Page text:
Distribution and Growth after Keynes

Distribution and Growth after Keynes

A Post-Keynesian Guide

Eckhard Hein

In the first part of the book, Eckhard Hein presents a comprehensive overview of the main approaches towards distribution and growth including the contributions of Harrod and Domar, old and new neoclassical theories including the fundamental capital controversy critique, the post-Keynesian contributions of Kaldor, Pasinetti, Thirlwall and Robinson, and finally the approaches by Kalecki and Steindl. In the second part of the book neo- and post-Kaleckian models are gradually developed, introducing saving from wages, international trade, technological progress, interest and credit. Issues of ‘financialisation’ are also explored and empirical results related to the different models are presented.

Chapter 11: The Kaleckian models and classical, Marxian and Harrodian critique

Eckhard Hein

Subjects: economics and finance, history of economic thought, post-keynesian economics

Extract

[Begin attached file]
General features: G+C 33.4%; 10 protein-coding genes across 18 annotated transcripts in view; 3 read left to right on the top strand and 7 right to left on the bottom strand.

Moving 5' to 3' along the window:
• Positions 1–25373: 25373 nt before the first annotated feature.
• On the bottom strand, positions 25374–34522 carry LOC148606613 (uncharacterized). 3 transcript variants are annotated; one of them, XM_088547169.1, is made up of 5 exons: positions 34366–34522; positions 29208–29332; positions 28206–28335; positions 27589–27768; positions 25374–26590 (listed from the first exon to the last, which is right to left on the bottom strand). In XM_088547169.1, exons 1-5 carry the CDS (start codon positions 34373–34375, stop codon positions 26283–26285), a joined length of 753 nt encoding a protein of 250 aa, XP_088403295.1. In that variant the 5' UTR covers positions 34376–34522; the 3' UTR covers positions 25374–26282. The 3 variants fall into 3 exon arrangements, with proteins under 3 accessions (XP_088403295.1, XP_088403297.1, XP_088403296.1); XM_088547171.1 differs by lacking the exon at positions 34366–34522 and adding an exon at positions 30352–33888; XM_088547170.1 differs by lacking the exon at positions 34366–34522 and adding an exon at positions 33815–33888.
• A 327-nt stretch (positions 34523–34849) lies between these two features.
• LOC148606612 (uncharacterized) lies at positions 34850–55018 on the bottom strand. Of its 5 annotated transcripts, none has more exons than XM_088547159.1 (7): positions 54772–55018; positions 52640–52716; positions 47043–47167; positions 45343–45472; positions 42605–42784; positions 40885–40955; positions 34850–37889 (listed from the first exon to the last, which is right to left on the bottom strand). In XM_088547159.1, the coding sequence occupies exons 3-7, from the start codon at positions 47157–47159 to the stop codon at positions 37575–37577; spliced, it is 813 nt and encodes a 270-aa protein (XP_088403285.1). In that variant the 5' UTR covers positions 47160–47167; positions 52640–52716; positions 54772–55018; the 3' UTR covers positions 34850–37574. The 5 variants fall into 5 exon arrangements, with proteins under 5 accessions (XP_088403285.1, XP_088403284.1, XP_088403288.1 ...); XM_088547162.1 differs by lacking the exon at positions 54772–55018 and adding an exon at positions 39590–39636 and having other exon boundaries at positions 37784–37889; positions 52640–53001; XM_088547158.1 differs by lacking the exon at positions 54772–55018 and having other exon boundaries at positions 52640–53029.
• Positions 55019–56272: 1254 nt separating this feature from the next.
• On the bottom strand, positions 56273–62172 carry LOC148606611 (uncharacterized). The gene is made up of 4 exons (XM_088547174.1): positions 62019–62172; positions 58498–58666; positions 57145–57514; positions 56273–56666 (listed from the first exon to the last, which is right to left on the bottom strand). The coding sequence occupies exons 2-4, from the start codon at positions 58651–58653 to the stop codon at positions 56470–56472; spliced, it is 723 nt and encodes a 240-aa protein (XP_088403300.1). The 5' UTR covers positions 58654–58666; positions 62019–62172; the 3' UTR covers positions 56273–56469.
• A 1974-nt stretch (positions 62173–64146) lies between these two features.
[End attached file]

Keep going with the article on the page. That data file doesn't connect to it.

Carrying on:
As already noticed when introducing the basic Kaleckian models in Chapter 6 of this book, these models have been criticized in particular because of the treatment of the rate of capacity utilization as an adjusting variable, not only in the short run, but also in the medium to long run. From this it follows that the equilibrium rate of utilization may diverge from the ‘normal’ rate of utilization or from the target rate of the firms beyond the short run. This conclusion has been challenged by classical and Marxian authors, like Committeri (1986), Auerbach and Skott (1988), Dumenil and Levy (1995, 1999), Shaikh (2009) and Skott (2010, 2012). They have argued that such a deviation is not acceptable for long-period equilibrium, and that it will trigger responses by firms’ investment decisions. The main point is that, if the rate of capacity utilization is higher (lower) than its normal or standard rate in the long run, then the rate of accumulation cannot remain constant, and must drift up (down). Therefore, the Kaleckian models are said to be prone to ‘Harrodian instability’, referring to the implications of Harrod’s (1939) approach towards economic dynamics, which we have discussed in Chapter 2 of this book. The prevalence of this type of instability then requires other mechanisms to keep the long-run growth equilibrium stable.

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